Domestic abuse is a crime and affects the quality of life of the person experiencing it, as well as their family and their friends. It can also affect a person’s home.
It can take many forms and can happen to anyone at any time, regardless of their age, background, gender, religion, sexuality or ethnicity.
We’re here to support those who may be experiencing domestic abuse and are proud to work in partnership with local and national partners to tackle the issue.
This page explains how we can support you and answers any questions you may have.
Domestic abuse – questions and answers
Domestic abuse is any incident or pattern of incidents of controlling, coercive, or threatening behaviour, violence or abuse between those aged 16 or over who are, or have been, intimate partners or family members, regardless of gender or sexuality.
By abuse, this can include, but is not limited to:
Psychological: Making you feel devalued and afraid. For example, if you are Lesbian, Gay, Bisexual or Transgender (LGBT) threatening to ‘out’ you to your family
Physical: Kicking, punching and restraining
Sexual: Rape, making you do things you don’t want to do, preventing you from practicing safe sex
Financial: Taking and/or controlling your money
Emotional: Making you feel unhappy
It also includes controlling behaviour, such as isolating you from family and friends and coercive control, which includes a pattern of behaviour to frighten or humiliate you.
Domestic abuse can happen to anyone, regardless of their gender or sexuality. We understand that it can be very difficult to take the first steps to get help. We can offer you the opportunity to speak to someone of the same gender or sexuality, if you'd prefer.
We'll support you to get the help you need and make sure you're not in any danger. We can give you advice and support and work with other organisations to make sure you get all the support you need.
If you’re in immediate danger, call 999 and ask for the police.
If you’re unable to talk on the phone, call 999 and listen to the questions from the operator and if possible, respond by coughing or tapping the head set.
Call 999 from a mobile
If prompted, press 55 to Make Yourself Heard and this will transfer your call to the police.
Pressing 55 only works on mobiles and doesn't allow police to track your location.
Call 999 from a landline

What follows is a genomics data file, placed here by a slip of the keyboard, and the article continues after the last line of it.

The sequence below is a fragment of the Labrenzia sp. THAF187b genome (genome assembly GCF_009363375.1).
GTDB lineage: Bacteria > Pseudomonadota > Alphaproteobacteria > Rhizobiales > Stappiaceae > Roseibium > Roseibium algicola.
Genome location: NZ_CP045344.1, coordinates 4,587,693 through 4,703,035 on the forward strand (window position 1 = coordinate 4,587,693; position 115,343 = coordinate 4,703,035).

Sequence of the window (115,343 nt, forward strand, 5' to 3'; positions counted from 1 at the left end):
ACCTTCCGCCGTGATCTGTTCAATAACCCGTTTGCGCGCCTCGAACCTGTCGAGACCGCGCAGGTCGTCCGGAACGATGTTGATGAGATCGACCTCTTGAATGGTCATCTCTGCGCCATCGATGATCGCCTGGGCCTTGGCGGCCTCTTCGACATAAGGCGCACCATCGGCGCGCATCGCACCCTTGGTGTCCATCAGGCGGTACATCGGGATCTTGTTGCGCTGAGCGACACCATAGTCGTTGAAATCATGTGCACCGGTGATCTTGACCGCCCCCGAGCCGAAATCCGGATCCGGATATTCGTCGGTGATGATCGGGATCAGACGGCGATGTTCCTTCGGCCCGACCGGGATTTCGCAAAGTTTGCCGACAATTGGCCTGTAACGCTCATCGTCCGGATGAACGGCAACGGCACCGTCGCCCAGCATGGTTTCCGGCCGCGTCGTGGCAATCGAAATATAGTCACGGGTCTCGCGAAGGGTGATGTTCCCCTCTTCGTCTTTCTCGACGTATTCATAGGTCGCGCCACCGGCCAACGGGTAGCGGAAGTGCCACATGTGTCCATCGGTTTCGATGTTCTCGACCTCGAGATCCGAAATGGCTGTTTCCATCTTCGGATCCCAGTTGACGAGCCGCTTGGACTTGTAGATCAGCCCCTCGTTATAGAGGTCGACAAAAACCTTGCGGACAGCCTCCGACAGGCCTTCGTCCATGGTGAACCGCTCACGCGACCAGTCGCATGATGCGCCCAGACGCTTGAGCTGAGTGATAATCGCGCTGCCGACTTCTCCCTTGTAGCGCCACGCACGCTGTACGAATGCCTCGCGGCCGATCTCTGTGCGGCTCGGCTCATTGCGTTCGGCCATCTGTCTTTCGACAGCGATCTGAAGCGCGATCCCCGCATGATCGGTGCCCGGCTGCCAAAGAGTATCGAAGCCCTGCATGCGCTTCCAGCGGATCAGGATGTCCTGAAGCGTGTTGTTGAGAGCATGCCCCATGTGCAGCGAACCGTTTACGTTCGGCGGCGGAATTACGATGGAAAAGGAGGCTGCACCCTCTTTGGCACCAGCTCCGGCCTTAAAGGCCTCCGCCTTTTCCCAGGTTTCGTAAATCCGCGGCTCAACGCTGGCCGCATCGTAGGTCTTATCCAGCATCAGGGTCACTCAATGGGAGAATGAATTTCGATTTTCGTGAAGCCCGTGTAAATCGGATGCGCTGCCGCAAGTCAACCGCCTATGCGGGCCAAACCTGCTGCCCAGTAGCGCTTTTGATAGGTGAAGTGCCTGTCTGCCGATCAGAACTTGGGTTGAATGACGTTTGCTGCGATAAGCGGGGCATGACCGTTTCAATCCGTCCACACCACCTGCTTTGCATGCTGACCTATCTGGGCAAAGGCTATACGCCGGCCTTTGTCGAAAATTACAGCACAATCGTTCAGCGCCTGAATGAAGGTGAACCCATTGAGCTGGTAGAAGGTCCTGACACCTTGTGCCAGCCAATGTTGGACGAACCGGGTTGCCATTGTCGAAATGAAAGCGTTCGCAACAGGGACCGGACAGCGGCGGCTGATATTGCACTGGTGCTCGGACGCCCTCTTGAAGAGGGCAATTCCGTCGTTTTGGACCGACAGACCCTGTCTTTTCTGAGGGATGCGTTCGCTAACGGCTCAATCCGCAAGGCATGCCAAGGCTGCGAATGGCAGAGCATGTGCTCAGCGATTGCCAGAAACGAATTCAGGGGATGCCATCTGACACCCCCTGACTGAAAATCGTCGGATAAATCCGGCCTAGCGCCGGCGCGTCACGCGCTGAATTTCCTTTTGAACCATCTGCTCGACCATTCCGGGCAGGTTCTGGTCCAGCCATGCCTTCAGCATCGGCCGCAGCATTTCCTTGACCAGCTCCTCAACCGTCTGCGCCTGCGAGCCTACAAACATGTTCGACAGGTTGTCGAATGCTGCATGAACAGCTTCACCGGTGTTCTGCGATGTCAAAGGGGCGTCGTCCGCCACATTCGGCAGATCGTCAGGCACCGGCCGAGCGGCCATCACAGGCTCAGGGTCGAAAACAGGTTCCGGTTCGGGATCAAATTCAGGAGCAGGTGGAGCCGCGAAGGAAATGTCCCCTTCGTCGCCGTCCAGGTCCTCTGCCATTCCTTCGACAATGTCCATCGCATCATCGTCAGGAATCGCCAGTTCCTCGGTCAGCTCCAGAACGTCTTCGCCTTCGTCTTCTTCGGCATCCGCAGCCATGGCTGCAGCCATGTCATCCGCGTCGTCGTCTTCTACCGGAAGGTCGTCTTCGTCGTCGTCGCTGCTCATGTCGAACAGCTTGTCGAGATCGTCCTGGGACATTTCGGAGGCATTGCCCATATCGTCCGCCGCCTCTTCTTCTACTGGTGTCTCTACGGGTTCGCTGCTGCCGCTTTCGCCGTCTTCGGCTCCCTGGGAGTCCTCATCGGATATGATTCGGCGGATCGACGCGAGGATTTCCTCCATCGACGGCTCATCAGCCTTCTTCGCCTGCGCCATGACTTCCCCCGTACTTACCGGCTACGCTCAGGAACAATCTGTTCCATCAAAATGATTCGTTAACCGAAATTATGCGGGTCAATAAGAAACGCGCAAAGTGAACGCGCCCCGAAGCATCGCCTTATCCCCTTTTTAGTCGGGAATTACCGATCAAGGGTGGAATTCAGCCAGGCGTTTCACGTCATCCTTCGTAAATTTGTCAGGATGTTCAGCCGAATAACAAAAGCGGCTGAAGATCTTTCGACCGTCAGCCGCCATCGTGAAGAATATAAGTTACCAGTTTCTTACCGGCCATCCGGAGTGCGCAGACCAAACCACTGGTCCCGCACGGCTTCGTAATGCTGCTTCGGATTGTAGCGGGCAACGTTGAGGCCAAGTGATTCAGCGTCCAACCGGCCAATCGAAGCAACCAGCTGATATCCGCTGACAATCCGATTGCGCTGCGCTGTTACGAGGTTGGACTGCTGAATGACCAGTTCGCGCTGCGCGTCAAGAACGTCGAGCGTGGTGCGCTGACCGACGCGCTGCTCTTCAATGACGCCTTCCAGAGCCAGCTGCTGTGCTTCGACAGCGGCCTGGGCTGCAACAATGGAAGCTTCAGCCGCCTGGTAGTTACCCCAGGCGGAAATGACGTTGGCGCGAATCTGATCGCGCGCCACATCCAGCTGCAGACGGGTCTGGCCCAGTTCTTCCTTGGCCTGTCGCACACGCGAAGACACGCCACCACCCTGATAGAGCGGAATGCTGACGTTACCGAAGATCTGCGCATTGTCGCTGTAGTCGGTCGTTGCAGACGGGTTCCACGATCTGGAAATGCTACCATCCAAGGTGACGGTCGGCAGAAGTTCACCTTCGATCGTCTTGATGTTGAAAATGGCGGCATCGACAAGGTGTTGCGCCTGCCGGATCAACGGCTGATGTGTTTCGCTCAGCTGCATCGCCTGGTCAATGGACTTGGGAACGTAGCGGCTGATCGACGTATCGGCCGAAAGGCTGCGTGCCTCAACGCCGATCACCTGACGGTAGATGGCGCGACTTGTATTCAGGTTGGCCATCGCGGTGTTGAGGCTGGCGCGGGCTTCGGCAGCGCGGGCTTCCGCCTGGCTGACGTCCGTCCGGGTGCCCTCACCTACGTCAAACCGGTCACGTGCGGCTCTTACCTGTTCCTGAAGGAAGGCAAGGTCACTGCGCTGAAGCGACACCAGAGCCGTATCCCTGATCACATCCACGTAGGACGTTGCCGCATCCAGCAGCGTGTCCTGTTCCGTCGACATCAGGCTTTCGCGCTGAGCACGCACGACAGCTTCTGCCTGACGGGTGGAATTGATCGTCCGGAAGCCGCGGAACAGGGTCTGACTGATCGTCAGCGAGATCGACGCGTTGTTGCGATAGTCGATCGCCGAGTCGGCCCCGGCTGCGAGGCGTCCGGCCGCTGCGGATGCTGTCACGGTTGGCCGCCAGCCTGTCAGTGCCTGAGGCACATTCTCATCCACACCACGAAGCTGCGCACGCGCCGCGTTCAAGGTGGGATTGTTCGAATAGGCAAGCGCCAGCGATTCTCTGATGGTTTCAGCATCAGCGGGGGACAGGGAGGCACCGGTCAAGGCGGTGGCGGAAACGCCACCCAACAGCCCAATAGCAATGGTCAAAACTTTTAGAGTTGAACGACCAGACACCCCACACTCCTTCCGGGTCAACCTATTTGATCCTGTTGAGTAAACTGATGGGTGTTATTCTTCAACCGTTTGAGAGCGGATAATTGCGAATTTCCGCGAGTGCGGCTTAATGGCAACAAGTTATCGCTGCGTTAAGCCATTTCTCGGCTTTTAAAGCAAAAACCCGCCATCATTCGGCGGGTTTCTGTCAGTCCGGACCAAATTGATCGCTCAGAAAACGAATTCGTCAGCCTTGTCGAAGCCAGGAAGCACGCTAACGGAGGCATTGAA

If only background noise can be heard and operators can’t decide whether an emergency service is needed, then you’ll be connected to a police call handler.
If you replace the handset, the landline may remain connected for 45 seconds in case you pick up again.
When 999 calls are made from landlines, information about your location should be automatically available to the call handlers to help provide a response.
If you’re deaf or can’t verbally communicate
You can register with the emergency SMS service. Text REGISTER to 999. You’ll get a text which tells you what to do next. Do this when it is safe so you can text when you’re in danger.
We're committed to acting quickly, effectively and sympathetically to anyone who's experiencing domestic abuse.
- Keep to all of our responsibilities to you as a customer
- Offer you support and advice from our Housing Officers
- Give you emotional support and practical help and advice
- Be sensitive and understanding when we discuss your housing options
- Work with government, voluntary and other organisations to give you support when you need it
- React quickly and effectively to make sure you're safe
- Pursue relevant action against perpetrators of domestic abuse using the conditions of our Tenancy Agreements - with your permission
- Our Support Coordinators can give you emotional support and practical help and advice with your tenancy and other issues.
- For more information, please call us in confidence on 0300 123 1745.
If you're experiencing domestic abuse and want to stay in your current home, our teams will give you support and advice on what you need to do.